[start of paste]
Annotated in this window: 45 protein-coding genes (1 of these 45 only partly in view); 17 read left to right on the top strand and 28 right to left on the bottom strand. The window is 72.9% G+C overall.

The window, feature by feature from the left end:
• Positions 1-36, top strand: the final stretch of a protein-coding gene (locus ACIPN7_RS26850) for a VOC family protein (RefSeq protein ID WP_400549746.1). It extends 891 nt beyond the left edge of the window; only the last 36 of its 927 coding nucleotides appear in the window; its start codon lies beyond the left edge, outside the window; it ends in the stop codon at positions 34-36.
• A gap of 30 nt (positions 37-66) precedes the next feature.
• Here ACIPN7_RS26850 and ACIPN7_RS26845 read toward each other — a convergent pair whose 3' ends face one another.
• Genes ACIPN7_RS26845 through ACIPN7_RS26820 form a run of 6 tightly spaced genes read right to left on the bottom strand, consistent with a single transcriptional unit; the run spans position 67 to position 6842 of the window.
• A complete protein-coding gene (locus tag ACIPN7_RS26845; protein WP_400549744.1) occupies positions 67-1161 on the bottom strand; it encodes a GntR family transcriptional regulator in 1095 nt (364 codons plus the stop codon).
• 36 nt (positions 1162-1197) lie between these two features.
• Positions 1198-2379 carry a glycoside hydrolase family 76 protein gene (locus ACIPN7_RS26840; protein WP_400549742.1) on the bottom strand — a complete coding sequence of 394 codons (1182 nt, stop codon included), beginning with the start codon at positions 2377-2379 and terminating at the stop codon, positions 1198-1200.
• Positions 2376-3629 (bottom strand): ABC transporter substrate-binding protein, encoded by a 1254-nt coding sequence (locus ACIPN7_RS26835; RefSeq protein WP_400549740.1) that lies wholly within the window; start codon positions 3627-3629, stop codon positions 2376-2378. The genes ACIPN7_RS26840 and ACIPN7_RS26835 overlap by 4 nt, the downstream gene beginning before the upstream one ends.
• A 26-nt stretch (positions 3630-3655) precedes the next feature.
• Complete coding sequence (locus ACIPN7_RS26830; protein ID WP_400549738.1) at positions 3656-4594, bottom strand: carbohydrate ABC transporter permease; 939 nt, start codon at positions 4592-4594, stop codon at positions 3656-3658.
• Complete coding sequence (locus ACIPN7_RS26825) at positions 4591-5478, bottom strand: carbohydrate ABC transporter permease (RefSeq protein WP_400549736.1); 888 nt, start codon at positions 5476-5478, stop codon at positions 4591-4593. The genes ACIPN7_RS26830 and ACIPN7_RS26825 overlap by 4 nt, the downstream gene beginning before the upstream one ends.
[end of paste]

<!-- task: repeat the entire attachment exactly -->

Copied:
Annotated in this window: 45 protein-coding genes (1 of these 45 only partly in view); 17 read left to right on the top strand and 28 right to left on the bottom strand. The window is 72.9% G+C overall.

The window, feature by feature from the left end:
• Positions 1-36, top strand: the final stretch of a protein-coding gene (locus ACIPN7_RS26850) for a VOC family protein (RefSeq protein ID WP_400549746.1). It extends 891 nt beyond the left edge of the window; only the last 36 of its 927 coding nucleotides appear in the window; its start codon lies beyond the left edge, outside the window; it ends in the stop codon at positions 34-36.
• A gap of 30 nt (positions 37-66) precedes the next feature.
• Here ACIPN7_RS26850 and ACIPN7_RS26845 read toward each other — a convergent pair whose 3' ends face one another.
• Genes ACIPN7_RS26845 through ACIPN7_RS26820 form a run of 6 tightly spaced genes read right to left on the bottom strand, consistent with a single transcriptional unit; the run spans position 67 to position 6842 of the window.
• A complete protein-coding gene (locus tag ACIPN7_RS26845; protein WP_400549744.1) occupies positions 67-1161 on the bottom strand; it encodes a GntR family transcriptional regulator in 1095 nt (364 codons plus the stop codon).
• 36 nt (positions 1162-1197) lie between these two features.
• Positions 1198-2379 carry a glycoside hydrolase family 76 protein gene (locus ACIPN7_RS26840; protein WP_400549742.1) on the bottom strand — a complete coding sequence of 394 codons (1182 nt, stop codon included), beginning with the start codon at positions 2377-2379 and terminating at the stop codon, positions 1198-1200.
• Positions 2376-3629 (bottom strand): ABC transporter substrate-binding protein, encoded by a 1254-nt coding sequence (locus ACIPN7_RS26835; RefSeq protein WP_400549740.1) that lies wholly within the window; start codon positions 3627-3629, stop codon positions 2376-2378. The genes ACIPN7_RS26840 and ACIPN7_RS26835 overlap by 4 nt, the downstream gene beginning before the upstream one ends.
• A 26-nt stretch (positions 3630-3655) precedes the next feature.
• Complete coding sequence (locus ACIPN7_RS26830; protein ID WP_400549738.1) at positions 3656-4594, bottom strand: carbohydrate ABC transporter permease; 939 nt, start codon at positions 4592-4594, stop codon at positions 3656-3658.
• Complete coding sequence (locus ACIPN7_RS26825) at positions 4591-5478, bottom strand: carbohydrate ABC transporter permease (RefSeq protein WP_400549736.1); 888 nt, start codon at positions 5476-5478, stop codon at positions 4591-4593. The genes ACIPN7_RS26830 and ACIPN7_RS26825 overlap by 4 nt, the downstream gene beginning before the upstream one ends.